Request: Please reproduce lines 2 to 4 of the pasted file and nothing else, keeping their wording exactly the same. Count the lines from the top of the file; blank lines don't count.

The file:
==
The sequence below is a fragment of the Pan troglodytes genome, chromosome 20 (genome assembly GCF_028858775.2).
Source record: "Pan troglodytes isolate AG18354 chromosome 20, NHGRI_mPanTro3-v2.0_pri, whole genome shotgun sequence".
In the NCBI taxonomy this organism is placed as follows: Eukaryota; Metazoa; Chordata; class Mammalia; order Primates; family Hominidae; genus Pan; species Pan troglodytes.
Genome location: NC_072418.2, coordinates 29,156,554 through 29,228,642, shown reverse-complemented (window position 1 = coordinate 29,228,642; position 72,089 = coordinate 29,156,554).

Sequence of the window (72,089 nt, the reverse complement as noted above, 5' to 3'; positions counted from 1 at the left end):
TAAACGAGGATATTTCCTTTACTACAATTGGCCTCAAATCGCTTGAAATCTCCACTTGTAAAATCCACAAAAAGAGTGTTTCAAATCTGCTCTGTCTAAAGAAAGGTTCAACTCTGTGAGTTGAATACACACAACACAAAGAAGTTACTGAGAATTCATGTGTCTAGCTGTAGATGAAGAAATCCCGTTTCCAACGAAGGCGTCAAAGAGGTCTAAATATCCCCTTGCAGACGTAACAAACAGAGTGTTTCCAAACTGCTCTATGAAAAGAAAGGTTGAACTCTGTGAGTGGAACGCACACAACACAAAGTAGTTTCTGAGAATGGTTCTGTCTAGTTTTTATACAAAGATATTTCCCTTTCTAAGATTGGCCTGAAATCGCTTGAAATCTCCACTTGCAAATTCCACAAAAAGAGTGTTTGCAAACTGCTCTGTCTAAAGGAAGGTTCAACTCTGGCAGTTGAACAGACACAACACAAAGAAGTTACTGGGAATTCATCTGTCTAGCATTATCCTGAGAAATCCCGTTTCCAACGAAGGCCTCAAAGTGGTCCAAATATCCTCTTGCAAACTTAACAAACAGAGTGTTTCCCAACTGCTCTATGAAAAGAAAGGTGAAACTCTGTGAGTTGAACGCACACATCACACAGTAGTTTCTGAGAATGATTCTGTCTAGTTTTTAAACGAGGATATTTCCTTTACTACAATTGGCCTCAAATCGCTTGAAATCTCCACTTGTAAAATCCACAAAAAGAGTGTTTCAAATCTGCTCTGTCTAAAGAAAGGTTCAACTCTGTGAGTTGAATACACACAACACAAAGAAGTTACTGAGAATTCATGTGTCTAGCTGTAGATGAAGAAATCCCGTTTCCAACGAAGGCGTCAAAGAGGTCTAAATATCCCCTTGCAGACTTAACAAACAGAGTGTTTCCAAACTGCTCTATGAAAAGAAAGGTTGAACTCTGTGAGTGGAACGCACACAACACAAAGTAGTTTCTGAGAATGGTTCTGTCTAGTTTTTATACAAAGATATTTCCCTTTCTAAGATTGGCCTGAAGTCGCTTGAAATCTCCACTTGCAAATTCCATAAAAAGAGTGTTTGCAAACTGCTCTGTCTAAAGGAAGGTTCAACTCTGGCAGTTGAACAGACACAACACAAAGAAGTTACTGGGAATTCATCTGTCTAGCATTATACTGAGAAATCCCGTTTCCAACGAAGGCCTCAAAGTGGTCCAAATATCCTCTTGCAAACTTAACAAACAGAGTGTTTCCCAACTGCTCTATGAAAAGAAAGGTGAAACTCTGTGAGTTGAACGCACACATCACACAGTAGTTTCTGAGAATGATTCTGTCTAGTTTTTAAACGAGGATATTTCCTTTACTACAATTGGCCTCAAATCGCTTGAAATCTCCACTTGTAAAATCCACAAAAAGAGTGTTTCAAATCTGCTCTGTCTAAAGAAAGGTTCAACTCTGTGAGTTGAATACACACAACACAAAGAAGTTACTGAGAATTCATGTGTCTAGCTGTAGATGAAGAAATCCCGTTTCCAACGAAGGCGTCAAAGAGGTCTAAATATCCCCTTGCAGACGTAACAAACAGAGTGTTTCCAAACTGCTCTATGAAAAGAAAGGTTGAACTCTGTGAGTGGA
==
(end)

Source record: "Pan troglodytes isolate AG18354 chromosome 20, NHGRI_mPanTro3-v2.0_pri, whole genome shotgun sequence".
In the NCBI taxonomy this organism is placed as follows: Eukaryota; Metazoa; Chordata; class Mammalia; order Primates; family Hominidae; genus Pan; species Pan troglodytes.
Genome location: NC_072418.2, coordinates 29,156,554 through 29,228,642, shown reverse-complemented (window position 1 = coordinate 29,228,642; position 72,089 = coordinate 29,156,554).